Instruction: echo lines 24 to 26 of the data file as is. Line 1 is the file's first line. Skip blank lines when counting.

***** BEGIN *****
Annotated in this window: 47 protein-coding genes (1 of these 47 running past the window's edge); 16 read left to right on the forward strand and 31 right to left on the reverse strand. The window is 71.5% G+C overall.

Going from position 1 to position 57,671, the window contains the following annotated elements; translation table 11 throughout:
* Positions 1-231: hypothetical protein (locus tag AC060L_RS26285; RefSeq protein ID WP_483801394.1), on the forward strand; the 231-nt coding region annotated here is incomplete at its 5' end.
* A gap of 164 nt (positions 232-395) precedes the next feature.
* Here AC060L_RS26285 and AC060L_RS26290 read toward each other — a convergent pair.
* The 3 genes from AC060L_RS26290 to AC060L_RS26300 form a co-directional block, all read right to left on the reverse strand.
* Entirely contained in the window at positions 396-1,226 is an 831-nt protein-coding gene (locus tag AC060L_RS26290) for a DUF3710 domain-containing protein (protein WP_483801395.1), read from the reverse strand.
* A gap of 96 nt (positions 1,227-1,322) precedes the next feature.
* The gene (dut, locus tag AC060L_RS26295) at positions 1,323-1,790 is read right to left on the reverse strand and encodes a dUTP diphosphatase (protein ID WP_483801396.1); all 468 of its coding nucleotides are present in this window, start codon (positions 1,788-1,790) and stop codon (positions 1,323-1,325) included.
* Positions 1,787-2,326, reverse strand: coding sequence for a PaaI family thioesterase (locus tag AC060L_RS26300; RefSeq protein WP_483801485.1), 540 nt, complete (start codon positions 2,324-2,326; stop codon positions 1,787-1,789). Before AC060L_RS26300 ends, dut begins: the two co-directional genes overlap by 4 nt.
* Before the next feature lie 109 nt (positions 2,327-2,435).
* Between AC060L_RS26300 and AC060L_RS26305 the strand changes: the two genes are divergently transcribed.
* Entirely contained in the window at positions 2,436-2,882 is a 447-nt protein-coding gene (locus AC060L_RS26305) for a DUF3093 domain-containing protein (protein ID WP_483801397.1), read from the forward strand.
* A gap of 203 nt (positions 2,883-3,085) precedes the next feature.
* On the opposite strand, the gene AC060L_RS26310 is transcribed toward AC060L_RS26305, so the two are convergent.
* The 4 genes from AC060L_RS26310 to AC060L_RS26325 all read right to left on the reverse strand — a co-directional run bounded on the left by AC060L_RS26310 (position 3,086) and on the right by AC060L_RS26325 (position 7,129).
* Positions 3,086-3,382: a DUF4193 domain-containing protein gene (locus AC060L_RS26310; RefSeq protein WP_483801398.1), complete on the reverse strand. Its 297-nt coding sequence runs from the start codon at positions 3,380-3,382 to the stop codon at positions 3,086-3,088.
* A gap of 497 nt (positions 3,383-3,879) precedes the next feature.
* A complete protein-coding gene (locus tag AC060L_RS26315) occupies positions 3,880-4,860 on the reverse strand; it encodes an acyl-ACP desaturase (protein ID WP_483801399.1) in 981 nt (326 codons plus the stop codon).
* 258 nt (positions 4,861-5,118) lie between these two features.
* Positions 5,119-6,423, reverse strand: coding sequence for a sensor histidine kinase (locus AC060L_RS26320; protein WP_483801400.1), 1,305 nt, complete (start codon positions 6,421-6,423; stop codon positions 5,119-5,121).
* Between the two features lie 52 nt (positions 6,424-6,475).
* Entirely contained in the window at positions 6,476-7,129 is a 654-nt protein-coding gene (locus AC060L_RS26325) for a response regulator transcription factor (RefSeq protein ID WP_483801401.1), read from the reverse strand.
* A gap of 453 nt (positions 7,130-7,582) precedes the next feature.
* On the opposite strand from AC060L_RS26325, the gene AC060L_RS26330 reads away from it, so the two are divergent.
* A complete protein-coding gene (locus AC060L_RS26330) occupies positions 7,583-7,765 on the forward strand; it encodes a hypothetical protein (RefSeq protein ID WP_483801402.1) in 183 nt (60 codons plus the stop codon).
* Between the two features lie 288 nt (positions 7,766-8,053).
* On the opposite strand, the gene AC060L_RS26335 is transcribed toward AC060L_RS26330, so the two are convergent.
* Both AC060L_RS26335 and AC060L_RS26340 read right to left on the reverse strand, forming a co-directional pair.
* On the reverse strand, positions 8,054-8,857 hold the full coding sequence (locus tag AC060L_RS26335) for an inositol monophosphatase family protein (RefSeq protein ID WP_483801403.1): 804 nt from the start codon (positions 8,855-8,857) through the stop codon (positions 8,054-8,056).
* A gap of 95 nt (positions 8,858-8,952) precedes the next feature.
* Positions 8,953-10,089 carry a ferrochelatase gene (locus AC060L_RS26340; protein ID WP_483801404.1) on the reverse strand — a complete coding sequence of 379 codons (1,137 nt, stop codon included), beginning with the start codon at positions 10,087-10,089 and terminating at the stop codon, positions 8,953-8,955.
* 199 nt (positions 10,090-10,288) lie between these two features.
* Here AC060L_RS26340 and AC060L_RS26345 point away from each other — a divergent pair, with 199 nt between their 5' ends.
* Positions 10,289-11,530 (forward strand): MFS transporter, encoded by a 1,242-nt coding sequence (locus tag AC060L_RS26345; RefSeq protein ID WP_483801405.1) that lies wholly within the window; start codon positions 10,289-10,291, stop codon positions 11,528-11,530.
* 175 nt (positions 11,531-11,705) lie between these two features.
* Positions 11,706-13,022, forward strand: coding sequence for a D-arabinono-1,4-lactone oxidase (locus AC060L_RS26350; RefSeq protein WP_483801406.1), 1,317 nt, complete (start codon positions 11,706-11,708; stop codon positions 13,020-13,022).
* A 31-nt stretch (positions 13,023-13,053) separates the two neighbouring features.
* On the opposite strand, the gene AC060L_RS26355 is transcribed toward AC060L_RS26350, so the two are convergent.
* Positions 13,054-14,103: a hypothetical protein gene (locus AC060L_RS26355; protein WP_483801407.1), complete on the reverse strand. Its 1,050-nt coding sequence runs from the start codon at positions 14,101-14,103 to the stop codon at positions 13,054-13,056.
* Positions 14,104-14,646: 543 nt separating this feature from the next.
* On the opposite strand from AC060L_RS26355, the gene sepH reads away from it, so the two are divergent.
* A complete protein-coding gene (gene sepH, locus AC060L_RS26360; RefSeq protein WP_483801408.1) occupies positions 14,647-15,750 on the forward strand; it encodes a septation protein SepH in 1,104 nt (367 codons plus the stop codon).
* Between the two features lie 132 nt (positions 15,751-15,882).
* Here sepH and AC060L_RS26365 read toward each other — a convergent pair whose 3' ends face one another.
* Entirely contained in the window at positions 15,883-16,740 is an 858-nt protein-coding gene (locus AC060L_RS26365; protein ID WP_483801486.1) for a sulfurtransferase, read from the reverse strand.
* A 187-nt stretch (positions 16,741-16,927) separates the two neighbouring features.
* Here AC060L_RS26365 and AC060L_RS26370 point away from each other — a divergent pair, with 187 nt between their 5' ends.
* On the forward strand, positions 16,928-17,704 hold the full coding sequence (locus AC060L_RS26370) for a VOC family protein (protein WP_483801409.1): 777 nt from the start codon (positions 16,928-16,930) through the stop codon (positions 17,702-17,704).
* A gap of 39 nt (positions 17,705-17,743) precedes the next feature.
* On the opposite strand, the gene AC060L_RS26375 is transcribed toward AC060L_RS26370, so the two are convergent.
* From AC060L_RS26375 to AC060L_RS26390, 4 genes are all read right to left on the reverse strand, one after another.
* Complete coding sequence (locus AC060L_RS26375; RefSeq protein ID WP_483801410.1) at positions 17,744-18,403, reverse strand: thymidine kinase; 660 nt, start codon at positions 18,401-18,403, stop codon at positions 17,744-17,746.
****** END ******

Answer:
* A gap of 453 nt (positions 7,130-7,582) precedes the next feature.
* On the opposite strand from AC060L_RS26325, the gene AC060L_RS26330 reads away from it, so the two are divergent.
* A complete protein-coding gene (locus AC060L_RS26330) occupies positions 7,583-7,765 on the forward strand; it encodes a hypothetical protein (RefSeq protein ID WP_483801402.1) in 183 nt (60 codons plus the stop codon).